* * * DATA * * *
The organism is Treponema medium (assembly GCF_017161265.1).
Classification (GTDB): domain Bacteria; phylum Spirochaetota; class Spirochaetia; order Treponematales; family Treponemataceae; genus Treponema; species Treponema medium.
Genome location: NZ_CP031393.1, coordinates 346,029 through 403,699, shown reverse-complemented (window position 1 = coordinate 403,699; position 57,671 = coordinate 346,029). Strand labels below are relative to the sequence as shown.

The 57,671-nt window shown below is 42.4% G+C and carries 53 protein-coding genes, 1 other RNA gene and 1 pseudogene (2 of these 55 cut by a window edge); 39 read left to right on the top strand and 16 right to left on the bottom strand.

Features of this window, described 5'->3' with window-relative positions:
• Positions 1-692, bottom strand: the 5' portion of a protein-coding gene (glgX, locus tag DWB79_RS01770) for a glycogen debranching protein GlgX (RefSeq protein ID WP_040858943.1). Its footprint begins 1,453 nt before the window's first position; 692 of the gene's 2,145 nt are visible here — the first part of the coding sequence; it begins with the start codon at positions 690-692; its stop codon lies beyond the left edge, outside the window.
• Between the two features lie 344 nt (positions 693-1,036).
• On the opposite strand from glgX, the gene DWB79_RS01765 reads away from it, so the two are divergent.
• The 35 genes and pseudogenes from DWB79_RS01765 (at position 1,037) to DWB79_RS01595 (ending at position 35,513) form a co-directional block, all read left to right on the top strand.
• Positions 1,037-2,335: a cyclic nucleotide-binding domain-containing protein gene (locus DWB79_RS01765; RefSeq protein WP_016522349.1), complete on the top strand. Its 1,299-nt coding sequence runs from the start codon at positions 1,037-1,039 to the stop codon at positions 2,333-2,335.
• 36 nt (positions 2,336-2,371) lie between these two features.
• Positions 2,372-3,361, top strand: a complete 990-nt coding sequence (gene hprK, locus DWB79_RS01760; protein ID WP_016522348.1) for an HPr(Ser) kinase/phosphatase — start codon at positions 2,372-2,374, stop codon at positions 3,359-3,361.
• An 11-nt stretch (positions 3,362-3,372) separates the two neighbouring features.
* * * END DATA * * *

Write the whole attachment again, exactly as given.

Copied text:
The organism is Treponema medium (assembly GCF_017161265.1).
Classification (GTDB): domain Bacteria; phylum Spirochaetota; class Spirochaetia; order Treponematales; family Treponemataceae; genus Treponema; species Treponema medium.
Genome location: NZ_CP031393.1, coordinates 346,029 through 403,699, shown reverse-complemented (window position 1 = coordinate 403,699; position 57,671 = coordinate 346,029). Strand labels below are relative to the sequence as shown.

The 57,671-nt window shown below is 42.4% G+C and carries 53 protein-coding genes, 1 other RNA gene and 1 pseudogene (2 of these 55 cut by a window edge); 39 read left to right on the top strand and 16 right to left on the bottom strand.

Features of this window, described 5'->3' with window-relative positions:
• Positions 1-692, bottom strand: the 5' portion of a protein-coding gene (glgX, locus tag DWB79_RS01770) for a glycogen debranching protein GlgX (RefSeq protein ID WP_040858943.1). Its footprint begins 1,453 nt before the window's first position; 692 of the gene's 2,145 nt are visible here — the first part of the coding sequence; it begins with the start codon at positions 690-692; its stop codon lies beyond the left edge, outside the window.
• Between the two features lie 344 nt (positions 693-1,036).
• On the opposite strand from glgX, the gene DWB79_RS01765 reads away from it, so the two are divergent.
• The 35 genes and pseudogenes from DWB79_RS01765 (at position 1,037) to DWB79_RS01595 (ending at position 35,513) form a co-directional block, all read left to right on the top strand.
• Positions 1,037-2,335: a cyclic nucleotide-binding domain-containing protein gene (locus DWB79_RS01765; RefSeq protein WP_016522349.1), complete on the top strand. Its 1,299-nt coding sequence runs from the start codon at positions 1,037-1,039 to the stop codon at positions 2,333-2,335.
• 36 nt (positions 2,336-2,371) lie between these two features.
• Positions 2,372-3,361, top strand: a complete 990-nt coding sequence (gene hprK, locus DWB79_RS01760; protein ID WP_016522348.1) for an HPr(Ser) kinase/phosphatase — start codon at positions 2,372-2,374, stop codon at positions 3,359-3,361.
• An 11-nt stretch (positions 3,362-3,372) separates the two neighbouring features.